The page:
On 09/25/2012 08:56 PM, Robert Haas wrote:
> On Tue, Sep 25, 2012 at 10:23 AM, Tom Lane <tgl(at)sss(dot)pgh(dot)pa(dot)us> wrote:
>> Andrew Dunstan <andrew(at)dunslane(dot)net> writes:
>>> Given your previous comments, perhaps we could just start handing out
>>> Oids (if there is any demand) numbered, say, 9000 and up. That should
>>> keep us well clear of any existing use.
>> No, I think you missed my point entirely: handing out OIDs at the top
>> of the manual assignment range is approximately the worst possible
>> scenario. I foresee having to someday move FirstBootstrapObjectId
>> down to 9000, or 8000, or even less, to cope with growth of the
>> auto-assigned OID set. So we need to keep manually assigned OIDs
>> reasonably compact near the bottom of the range, and it doesn't matter
>> at all whether such OIDs are used internally or reserved for external
>> developers. Nor do I see a need for such reserved OIDs to "look
>> different" from internally-used OIDs. Reserved is reserved.
> I'm not sure how much anyone cares, but just in case anyone does... it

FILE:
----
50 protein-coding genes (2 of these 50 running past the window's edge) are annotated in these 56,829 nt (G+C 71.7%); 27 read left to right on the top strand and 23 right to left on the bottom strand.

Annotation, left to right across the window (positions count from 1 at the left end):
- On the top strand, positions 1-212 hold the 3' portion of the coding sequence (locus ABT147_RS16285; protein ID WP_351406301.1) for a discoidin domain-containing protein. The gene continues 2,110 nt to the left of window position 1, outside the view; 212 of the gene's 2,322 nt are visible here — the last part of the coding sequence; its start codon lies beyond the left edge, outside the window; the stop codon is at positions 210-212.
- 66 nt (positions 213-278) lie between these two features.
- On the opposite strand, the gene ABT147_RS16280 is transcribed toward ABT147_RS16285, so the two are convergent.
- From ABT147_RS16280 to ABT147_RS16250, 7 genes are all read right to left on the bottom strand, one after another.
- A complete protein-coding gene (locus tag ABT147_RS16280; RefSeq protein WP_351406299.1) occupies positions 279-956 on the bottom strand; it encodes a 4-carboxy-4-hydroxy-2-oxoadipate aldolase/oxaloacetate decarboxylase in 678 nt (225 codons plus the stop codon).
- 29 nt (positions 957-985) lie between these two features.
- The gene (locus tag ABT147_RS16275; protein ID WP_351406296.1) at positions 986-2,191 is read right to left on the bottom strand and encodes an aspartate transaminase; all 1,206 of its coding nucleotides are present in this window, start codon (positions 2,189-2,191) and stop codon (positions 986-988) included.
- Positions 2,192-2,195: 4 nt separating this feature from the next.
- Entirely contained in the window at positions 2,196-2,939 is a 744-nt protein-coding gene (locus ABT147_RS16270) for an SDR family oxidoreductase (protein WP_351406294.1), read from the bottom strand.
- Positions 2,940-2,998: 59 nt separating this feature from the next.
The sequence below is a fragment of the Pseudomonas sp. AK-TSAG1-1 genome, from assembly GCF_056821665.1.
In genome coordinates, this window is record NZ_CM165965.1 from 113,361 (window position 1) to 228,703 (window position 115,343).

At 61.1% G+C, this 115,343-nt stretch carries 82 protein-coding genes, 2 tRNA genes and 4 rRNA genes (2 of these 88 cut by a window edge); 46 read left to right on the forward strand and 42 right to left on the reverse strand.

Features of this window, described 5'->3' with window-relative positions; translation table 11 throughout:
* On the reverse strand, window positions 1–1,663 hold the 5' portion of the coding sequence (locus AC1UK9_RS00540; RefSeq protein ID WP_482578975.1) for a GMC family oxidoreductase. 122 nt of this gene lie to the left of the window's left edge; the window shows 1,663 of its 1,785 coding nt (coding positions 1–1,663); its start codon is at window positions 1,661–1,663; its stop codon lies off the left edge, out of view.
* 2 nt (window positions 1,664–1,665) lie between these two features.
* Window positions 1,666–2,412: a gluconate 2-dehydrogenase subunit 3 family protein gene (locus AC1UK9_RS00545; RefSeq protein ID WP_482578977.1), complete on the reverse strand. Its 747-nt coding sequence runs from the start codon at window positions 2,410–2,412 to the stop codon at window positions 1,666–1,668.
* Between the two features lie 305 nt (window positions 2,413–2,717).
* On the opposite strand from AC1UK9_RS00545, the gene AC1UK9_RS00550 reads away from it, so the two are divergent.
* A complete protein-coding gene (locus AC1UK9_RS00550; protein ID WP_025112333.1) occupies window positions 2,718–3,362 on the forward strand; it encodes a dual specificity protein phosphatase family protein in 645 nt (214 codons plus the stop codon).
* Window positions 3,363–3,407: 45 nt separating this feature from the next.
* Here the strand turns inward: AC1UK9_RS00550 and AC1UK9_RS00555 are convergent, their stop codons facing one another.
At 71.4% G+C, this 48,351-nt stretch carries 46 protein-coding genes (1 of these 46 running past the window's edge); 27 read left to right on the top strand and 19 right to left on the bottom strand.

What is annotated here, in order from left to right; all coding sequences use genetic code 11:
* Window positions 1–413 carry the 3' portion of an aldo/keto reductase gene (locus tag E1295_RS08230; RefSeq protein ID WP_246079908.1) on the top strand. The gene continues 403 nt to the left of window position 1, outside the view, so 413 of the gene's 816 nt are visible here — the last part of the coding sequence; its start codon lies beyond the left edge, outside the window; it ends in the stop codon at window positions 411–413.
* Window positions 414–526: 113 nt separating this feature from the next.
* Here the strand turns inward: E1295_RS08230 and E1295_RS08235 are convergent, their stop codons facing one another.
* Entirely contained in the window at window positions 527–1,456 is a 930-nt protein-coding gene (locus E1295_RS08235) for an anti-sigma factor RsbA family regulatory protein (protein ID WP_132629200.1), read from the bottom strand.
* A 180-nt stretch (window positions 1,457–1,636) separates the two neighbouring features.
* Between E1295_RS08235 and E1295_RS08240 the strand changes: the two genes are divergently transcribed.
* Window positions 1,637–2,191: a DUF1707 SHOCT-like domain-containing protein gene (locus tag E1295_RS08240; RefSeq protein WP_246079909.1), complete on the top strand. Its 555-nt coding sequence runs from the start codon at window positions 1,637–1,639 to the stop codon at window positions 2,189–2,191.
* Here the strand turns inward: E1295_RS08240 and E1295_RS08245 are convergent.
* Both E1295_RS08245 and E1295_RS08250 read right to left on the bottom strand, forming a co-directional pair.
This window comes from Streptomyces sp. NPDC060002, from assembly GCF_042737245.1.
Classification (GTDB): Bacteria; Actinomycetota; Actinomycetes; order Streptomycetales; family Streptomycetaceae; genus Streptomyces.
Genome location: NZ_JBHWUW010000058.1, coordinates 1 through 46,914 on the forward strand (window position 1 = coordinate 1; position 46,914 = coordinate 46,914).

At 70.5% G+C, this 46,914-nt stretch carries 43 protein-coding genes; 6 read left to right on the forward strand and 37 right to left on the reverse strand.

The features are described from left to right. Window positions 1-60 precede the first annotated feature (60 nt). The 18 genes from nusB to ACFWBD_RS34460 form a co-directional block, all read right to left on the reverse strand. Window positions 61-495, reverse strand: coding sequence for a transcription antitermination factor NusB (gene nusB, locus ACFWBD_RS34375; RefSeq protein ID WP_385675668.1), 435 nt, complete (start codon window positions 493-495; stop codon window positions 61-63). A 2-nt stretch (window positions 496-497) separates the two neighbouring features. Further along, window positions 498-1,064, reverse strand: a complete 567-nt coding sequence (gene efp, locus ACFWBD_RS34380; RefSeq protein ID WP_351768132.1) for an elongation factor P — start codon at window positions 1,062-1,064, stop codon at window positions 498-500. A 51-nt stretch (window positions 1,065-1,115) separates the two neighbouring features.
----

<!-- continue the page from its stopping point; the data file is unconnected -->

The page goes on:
> would be mighty useful to EnterpriseDB to have a range of OIDs that
> are guarantee not to be assigned to anyone else, because we're
> maintaining a fork of PostgreSQL that regularly merges with the
> mainline. We're actually likely to get crunched in our fork well
> before PostgreSQL itself does. There are enough other forks of
> PostgreSQL out there that there may other people who are in a similar
> situation, though I am not sure how much we want to cater to people
> doing such things. That having been said, I can't really see how it
> would be practical anyway unless we raise the 16384 lower limit for
> user-assigned OIDs considerably. And I'm not sure how to do that
> without breaking pg_upgrade.
How many would EDB need for it to be useful?
> I am somewhat opposed to the idea of an OID registry. I can't see why
> the space of things people want to reserve OIDs for would be only tens
> rather than thousands. There are surely plenty of extensions that
> would like to depend on specific other extensions, or on core. If we
> legislate that hard-coded OIDs are the way to do that, I think we're
> going to end up with a lot of 'em.
Maybe you have a better feel than I do for how many live addon types are
out there. Maybe there are hundreds or thousands, but if there are I am
blissfully unaware of them.
I did like the alternative idea upthread of UUIDs for types which would
give them a virtually unlimited space.
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